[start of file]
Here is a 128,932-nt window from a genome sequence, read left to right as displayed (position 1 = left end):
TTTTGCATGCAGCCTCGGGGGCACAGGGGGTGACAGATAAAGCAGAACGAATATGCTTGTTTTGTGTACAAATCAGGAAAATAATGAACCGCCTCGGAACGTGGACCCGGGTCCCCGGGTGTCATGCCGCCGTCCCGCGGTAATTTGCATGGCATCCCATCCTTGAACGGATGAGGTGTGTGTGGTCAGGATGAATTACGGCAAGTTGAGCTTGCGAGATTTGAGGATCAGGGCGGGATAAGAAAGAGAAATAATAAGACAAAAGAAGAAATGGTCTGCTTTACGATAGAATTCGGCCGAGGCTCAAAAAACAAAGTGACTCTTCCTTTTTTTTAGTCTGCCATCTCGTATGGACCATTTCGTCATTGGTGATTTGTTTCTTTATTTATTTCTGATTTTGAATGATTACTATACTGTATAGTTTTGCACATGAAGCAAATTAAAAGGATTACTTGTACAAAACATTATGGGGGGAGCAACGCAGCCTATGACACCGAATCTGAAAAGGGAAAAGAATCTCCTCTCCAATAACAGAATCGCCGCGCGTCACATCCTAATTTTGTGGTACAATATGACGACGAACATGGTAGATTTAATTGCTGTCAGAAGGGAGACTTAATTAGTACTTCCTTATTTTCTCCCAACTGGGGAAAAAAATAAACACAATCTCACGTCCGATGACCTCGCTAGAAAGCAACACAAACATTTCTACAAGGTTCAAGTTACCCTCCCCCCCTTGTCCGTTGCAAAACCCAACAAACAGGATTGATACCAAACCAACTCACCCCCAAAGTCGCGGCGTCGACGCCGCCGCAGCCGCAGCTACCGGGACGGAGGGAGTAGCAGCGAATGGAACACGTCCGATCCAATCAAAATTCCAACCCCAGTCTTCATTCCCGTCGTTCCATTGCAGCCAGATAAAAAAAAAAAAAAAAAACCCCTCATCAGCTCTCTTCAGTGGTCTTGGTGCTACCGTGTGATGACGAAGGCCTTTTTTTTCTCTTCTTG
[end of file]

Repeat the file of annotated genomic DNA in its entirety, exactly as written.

Here is a 128,932-nt window from a genome sequence, read left to right as displayed (position 1 = left end):
TTTTGCATGCAGCCTCGGGGGCACAGGGGGTGACAGATAAAGCAGAACGAATATGCTTGTTTTGTGTACAAATCAGGAAAATAATGAACCGCCTCGGAACGTGGACCCGGGTCCCCGGGTGTCATGCCGCCGTCCCGCGGTAATTTGCATGGCATCCCATCCTTGAACGGATGAGGTGTGTGTGGTCAGGATGAATTACGGCAAGTTGAGCTTGCGAGATTTGAGGATCAGGGCGGGATAAGAAAGAGAAATAATAAGACAAAAGAAGAAATGGTCTGCTTTACGATAGAATTCGGCCGAGGCTCAAAAAACAAAGTGACTCTTCCTTTTTTTTAGTCTGCCATCTCGTATGGACCATTTCGTCATTGGTGATTTGTTTCTTTATTTATTTCTGATTTTGAATGATTACTATACTGTATAGTTTTGCACATGAAGCAAATTAAAAGGATTACTTGTACAAAACATTATGGGGGGAGCAACGCAGCCTATGACACCGAATCTGAAAAGGGAAAAGAATCTCCTCTCCAATAACAGAATCGCCGCGCGTCACATCCTAATTTTGTGGTACAATATGACGACGAACATGGTAGATTTAATTGCTGTCAGAAGGGAGACTTAATTAGTACTTCCTTATTTTCTCCCAACTGGGGAAAAAAATAAACACAATCTCACGTCCGATGACCTCGCTAGAAAGCAACACAAACATTTCTACAAGGTTCAAGTTACCCTCCCCCCCTTGTCCGTTGCAAAACCCAACAAACAGGATTGATACCAAACCAACTCACCCCCAAAGTCGCGGCGTCGACGCCGCCGCAGCCGCAGCTACCGGGACGGAGGGAGTAGCAGCGAATGGAACACGTCCGATCCAATCAAAATTCCAACCCCAGTCTTCATTCCCGTCGTTCCATTGCAGCCAGATAAAAAAAAAAAAAAAAAACCCCTCATCAGCTCTCTTCAGTGGTCTTGGTGCTACCGTGTGATGACGAAGGCCTTTTTTTTCTCTTCTTG